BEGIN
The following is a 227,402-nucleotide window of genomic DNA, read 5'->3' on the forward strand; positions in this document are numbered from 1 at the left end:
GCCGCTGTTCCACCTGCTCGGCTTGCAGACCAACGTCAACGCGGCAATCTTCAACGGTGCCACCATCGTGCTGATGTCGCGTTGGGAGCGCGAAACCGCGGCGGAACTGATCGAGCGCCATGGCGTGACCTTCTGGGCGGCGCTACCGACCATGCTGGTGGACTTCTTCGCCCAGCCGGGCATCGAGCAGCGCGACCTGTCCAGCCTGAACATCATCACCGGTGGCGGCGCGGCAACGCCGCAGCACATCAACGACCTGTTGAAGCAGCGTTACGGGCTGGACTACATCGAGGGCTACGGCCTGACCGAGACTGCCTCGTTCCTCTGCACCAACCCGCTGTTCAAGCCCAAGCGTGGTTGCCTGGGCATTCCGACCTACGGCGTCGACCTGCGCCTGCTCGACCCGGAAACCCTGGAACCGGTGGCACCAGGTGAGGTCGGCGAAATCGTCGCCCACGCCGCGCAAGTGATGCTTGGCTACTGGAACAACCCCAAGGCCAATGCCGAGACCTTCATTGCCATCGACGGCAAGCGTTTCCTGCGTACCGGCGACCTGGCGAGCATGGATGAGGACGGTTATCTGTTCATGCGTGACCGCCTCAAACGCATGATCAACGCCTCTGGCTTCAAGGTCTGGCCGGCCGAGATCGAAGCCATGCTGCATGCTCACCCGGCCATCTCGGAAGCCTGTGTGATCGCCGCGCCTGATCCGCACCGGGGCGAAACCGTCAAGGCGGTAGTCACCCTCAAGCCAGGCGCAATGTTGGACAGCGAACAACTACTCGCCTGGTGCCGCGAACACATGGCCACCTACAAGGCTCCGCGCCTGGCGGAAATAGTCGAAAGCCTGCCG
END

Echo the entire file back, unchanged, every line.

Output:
The following is a 227,402-nucleotide window of genomic DNA, read 5'->3' on the forward strand; positions in this document are numbered from 1 at the left end:
GCCGCTGTTCCACCTGCTCGGCTTGCAGACCAACGTCAACGCGGCAATCTTCAACGGTGCCACCATCGTGCTGATGTCGCGTTGGGAGCGCGAAACCGCGGCGGAACTGATCGAGCGCCATGGCGTGACCTTCTGGGCGGCGCTACCGACCATGCTGGTGGACTTCTTCGCCCAGCCGGGCATCGAGCAGCGCGACCTGTCCAGCCTGAACATCATCACCGGTGGCGGCGCGGCAACGCCGCAGCACATCAACGACCTGTTGAAGCAGCGTTACGGGCTGGACTACATCGAGGGCTACGGCCTGACCGAGACTGCCTCGTTCCTCTGCACCAACCCGCTGTTCAAGCCCAAGCGTGGTTGCCTGGGCATTCCGACCTACGGCGTCGACCTGCGCCTGCTCGACCCGGAAACCCTGGAACCGGTGGCACCAGGTGAGGTCGGCGAAATCGTCGCCCACGCCGCGCAAGTGATGCTTGGCTACTGGAACAACCCCAAGGCCAATGCCGAGACCTTCATTGCCATCGACGGCAAGCGTTTCCTGCGTACCGGCGACCTGGCGAGCATGGATGAGGACGGTTATCTGTTCATGCGTGACCGCCTCAAACGCATGATCAACGCCTCTGGCTTCAAGGTCTGGCCGGCCGAGATCGAAGCCATGCTGCATGCTCACCCGGCCATCTCGGAAGCCTGTGTGATCGCCGCGCCTGATCCGCACCGGGGCGAAACCGTCAAGGCGGTAGTCACCCTCAAGCCAGGCGCAATGTTGGACAGCGAACAACTACTCGCCTGGTGCCGCGAACACATGGCCACCTACAAGGCTCCGCGCCTGGCGGAAATAGTCGAAAGCCTGCCG